Here’s where it gets tricky. I’m allergic to cats. Mr. Sunshine is less than fond of cats. And we both never appreciated outdoor cats (who insist on leaving paw prints on our vehicles any time we leave them out in the driveway for more than 20 minutes). But it really seemed to be the only solution at this point. Get cats. Set them free. They will eat mice and rats to survive.
Before you call PETA on me, relax. I didn’t get any cats and set them free. (Yet.)
What I did do was take my dogs for a walk one morning. (Stay with me here.) When I got home from taking the dogs for a walk, I let them off of their leashes to run around in the yard and chase squirrels while I sat on the swing under the oaks. While I was sitting on the swing, I glanced down the side of our house toward the back yard and a large, beautiful, golden cat walked around the corner and sat down and looked at me. I had never seen this cat in the 6 1/2 years we have lived in this house.
Not wanting to scare her away, I slowly got up and put the dogs in the house. While I was in the house, I found some salmon and put it in a small bowl and brought it out with me. When I got outside, the cat was still in the same location, so I put the bowl near the front of my garage and sat back down on my swing.
Over a period of about 30 minutes I watched this cat cautiously approach the salmon, and me. The closer she got, the more impressed I was with her. She was muscular. She had large ears. She had beautiful big green eyes. The dialog in my head went like this, “That’s a pretty cat. She looks like a lion cub. But not like Simba. She looks like Nala. So I’m going to call her Nala. Nala was a good hunter. I’m going to put salmon out every day so she likes to come to my yard. But not enough salmon to sustain her. Just enough to draw her here. Then she can feed on rats and mice for sustenance. Yep, that’s my plan.”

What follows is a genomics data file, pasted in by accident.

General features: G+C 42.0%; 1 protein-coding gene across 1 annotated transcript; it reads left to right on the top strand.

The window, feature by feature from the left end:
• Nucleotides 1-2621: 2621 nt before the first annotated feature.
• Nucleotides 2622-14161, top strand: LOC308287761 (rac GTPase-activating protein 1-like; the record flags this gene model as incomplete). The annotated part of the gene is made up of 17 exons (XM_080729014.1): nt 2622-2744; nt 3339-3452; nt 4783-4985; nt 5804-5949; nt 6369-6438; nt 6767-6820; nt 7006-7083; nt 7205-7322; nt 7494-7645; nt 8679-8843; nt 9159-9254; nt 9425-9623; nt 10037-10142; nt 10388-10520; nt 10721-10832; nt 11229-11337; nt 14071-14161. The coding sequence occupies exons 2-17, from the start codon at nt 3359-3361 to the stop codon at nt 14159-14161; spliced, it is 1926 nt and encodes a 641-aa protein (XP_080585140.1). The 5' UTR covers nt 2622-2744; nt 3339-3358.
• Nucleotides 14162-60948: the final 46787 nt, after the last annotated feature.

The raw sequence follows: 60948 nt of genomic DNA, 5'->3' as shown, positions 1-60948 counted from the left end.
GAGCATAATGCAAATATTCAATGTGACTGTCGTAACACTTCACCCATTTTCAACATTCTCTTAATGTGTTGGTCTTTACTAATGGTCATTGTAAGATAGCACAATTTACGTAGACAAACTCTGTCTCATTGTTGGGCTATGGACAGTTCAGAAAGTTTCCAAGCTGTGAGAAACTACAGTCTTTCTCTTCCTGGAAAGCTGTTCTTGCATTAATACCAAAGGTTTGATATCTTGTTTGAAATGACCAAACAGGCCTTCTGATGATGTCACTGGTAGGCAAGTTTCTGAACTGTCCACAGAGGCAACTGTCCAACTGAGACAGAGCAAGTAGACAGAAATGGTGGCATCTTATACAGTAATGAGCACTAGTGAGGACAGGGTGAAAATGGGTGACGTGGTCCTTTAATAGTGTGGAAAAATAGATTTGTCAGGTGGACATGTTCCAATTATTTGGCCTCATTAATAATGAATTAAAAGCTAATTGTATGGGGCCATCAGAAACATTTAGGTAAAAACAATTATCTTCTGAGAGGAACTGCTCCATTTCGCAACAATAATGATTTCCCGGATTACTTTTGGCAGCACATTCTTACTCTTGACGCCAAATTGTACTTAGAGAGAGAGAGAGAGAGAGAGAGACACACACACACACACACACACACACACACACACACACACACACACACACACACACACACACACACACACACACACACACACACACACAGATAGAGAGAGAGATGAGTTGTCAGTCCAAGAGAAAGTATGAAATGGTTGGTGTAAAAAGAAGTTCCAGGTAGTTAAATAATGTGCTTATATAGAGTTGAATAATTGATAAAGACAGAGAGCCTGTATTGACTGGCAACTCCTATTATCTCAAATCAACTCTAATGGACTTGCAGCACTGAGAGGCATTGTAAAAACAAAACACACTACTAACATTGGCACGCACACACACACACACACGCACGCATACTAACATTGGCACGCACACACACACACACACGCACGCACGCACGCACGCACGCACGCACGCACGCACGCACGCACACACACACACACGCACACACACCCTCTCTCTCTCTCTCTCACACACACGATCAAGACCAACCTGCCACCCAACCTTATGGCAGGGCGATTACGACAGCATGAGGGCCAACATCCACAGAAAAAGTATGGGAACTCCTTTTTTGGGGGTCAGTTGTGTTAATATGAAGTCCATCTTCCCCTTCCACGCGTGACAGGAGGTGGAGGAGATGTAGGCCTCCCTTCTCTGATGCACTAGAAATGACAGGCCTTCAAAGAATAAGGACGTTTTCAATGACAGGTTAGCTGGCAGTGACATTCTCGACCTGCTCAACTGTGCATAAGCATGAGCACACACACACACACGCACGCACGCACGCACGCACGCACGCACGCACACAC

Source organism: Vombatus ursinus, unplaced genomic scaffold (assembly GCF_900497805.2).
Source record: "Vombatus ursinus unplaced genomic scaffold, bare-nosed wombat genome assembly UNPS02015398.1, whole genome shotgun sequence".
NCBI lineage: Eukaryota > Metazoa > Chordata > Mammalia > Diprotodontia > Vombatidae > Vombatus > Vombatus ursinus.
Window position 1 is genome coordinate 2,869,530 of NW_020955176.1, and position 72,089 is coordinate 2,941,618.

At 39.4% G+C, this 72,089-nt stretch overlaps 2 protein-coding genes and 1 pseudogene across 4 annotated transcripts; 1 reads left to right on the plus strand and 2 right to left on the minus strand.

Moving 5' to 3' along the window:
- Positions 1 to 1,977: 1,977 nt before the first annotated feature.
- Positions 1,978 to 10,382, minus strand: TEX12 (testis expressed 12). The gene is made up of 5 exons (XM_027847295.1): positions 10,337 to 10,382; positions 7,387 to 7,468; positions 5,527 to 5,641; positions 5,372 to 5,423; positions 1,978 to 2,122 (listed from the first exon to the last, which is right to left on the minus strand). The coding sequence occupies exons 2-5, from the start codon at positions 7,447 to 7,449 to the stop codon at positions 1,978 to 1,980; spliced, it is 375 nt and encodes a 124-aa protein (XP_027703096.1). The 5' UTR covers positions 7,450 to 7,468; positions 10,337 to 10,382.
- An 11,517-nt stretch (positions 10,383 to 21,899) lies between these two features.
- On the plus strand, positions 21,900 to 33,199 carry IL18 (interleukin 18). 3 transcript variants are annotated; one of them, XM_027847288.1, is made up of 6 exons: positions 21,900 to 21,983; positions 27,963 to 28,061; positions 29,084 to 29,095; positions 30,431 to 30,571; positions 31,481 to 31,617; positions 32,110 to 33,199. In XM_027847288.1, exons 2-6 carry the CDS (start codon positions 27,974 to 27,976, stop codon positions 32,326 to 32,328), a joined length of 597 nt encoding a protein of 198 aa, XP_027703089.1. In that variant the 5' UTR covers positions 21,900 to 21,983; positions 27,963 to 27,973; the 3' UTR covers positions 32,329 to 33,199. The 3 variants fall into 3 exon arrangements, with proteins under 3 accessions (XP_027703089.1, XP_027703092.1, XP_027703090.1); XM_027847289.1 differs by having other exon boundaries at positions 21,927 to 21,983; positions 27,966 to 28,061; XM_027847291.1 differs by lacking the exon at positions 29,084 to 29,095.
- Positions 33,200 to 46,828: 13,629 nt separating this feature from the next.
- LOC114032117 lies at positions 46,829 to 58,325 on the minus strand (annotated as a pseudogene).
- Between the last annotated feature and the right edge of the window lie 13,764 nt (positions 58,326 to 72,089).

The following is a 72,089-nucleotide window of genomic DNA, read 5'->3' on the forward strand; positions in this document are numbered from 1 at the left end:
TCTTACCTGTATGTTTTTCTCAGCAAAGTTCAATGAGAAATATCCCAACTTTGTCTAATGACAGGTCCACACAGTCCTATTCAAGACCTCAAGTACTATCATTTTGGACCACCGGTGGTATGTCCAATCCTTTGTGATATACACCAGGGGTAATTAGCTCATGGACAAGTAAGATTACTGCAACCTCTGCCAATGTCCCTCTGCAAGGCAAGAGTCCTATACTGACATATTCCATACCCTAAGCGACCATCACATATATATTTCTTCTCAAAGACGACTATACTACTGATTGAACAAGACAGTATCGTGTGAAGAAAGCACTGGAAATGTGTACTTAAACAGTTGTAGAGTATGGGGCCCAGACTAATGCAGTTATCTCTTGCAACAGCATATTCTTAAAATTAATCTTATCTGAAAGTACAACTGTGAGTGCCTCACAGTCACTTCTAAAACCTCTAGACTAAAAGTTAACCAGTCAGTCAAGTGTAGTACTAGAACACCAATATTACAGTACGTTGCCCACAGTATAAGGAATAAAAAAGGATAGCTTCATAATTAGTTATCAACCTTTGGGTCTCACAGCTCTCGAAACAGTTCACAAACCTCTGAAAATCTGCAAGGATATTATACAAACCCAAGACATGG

I don’t really know if this cat was a male or female, but because of my internal dialog, I am calling her a girl, and naming her Nala.
While she was approaching and eating the salmon, I tried to take pictures of her on my cell phone. (Unfortunately, I had pretty much fried my cell phone’s camera on vacation at the beach a week prior to Nala’s visit, so the pictures are not good at all.) But check her out below.
Here’s an interesting tidbit. After I told Mr. Sunshine about our good fortune to have a cat come visit our yard and how she looked so muscular and like a good hunter, he asked me some questions about her. Before I showed him pictures of her, he jokingly suggested that she might be a Florida Bobcat, or a juvenile Florida Panther. Ha! Ha! Ha!
Then he looked at the pictures. And said it’s not outside the realm of possibility. ha. ha. ha.
So, apparently I may have gone from having a rat/mouse-in-my-compost-problem, to a beautiful-stalking-predatory-possibly-wild-cat-who-would-probably-prefer-to-eat-my-dogs-to-a-rat/mouse- problem. All because I wanted to grow fresh organic produce.
Publix tomatoes aren’t really that expensive after all.